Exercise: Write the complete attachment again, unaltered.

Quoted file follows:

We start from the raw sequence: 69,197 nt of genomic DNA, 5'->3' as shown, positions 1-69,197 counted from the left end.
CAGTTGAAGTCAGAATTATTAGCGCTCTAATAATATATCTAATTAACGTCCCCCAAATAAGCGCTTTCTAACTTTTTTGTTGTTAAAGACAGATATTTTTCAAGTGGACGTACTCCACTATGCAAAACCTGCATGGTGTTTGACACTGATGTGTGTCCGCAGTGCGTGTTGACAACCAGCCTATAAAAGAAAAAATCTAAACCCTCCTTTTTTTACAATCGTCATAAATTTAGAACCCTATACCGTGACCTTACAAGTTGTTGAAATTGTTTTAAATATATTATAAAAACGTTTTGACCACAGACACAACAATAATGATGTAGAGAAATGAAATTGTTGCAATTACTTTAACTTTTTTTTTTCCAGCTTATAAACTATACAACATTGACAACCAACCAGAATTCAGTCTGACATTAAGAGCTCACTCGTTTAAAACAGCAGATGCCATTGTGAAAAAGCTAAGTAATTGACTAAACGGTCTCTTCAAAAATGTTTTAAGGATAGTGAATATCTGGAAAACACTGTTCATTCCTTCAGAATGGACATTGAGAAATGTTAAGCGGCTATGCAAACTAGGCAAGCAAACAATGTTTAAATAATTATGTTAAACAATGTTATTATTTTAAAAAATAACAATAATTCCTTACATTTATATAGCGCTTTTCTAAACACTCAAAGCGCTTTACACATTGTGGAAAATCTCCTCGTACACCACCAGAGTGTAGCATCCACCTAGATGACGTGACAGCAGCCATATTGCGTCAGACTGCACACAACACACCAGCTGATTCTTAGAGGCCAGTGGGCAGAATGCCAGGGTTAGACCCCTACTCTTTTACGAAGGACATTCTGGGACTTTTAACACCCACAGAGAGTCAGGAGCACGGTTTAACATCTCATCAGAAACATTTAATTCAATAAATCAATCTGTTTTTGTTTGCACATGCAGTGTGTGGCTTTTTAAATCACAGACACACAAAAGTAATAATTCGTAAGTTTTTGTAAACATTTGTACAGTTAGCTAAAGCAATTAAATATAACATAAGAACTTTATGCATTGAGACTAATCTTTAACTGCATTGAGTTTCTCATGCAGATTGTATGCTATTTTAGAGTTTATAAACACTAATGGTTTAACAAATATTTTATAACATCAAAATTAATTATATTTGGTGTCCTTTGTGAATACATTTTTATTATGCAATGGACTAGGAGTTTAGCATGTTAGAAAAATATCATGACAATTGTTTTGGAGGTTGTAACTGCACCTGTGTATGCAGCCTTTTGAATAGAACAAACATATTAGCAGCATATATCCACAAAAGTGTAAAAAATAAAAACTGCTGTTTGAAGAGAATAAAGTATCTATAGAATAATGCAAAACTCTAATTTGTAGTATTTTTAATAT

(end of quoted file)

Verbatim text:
We start from the raw sequence: 69,197 nt of genomic DNA, 5'->3' as shown, positions 1-69,197 counted from the left end.
CAGTTGAAGTCAGAATTATTAGCGCTCTAATAATATATCTAATTAACGTCCCCCAAATAAGCGCTTTCTAACTTTTTTGTTGTTAAAGACAGATATTTTTCAAGTGGACGTACTCCACTATGCAAAACCTGCATGGTGTTTGACACTGATGTGTGTCCGCAGTGCGTGTTGACAACCAGCCTATAAAAGAAAAAATCTAAACCCTCCTTTTTTTACAATCGTCATAAATTTAGAACCCTATACCGTGACCTTACAAGTTGTTGAAATTGTTTTAAATATATTATAAAAACGTTTTGACCACAGACACAACAATAATGATGTAGAGAAATGAAATTGTTGCAATTACTTTAACTTTTTTTTTTCCAGCTTATAAACTATACAACATTGACAACCAACCAGAATTCAGTCTGACATTAAGAGCTCACTCGTTTAAAACAGCAGATGCCATTGTGAAAAAGCTAAGTAATTGACTAAACGGTCTCTTCAAAAATGTTTTAAGGATAGTGAATATCTGGAAAACACTGTTCATTCCTTCAGAATGGACATTGAGAAATGTTAAGCGGCTATGCAAACTAGGCAAGCAAACAATGTTTAAATAATTATGTTAAACAATGTTATTATTTTAAAAAATAACAATAATTCCTTACATTTATATAGCGCTTTTCTAAACACTCAAAGCGCTTTACACATTGTGGAAAATCTCCTCGTACACCACCAGAGTGTAGCATCCACCTAGATGACGTGACAGCAGCCATATTGCGTCAGACTGCACACAACACACCAGCTGATTCTTAGAGGCCAGTGGGCAGAATGCCAGGGTTAGACCCCTACTCTTTTACGAAGGACATTCTGGGACTTTTAACACCCACAGAGAGTCAGGAGCACGGTTTAACATCTCATCAGAAACATTTAATTCAATAAATCAATCTGTTTTTGTTTGCACATGCAGTGTGTGGCTTTTTAAATCACAGACACACAAAAGTAATAATTCGTAAGTTTTTGTAAACATTTGTACAGTTAGCTAAAGCAATTAAATATAACATAAGAACTTTATGCATTGAGACTAATCTTTAACTGCATTGAGTTTCTCATGCAGATTGTATGCTATTTTAGAGTTTATAAACACTAATGGTTTAACAAATATTTTATAACATCAAAATTAATTATATTTGGTGTCCTTTGTGAATACATTTTTATTATGCAATGGACTAGGAGTTTAGCATGTTAGAAAAATATCATGACAATTGTTTTGGAGGTTGTAACTGCACCTGTGTATGCAGCCTTTTGAATAGAACAAACATATTAGCAGCATATATCCACAAAAGTGTAAAAAATAAAAACTGCTGTTTGAAGAGAATAAAGTATCTATAGAATAATGCAAAACTCTAATTTGTAGTATTTTTAATAT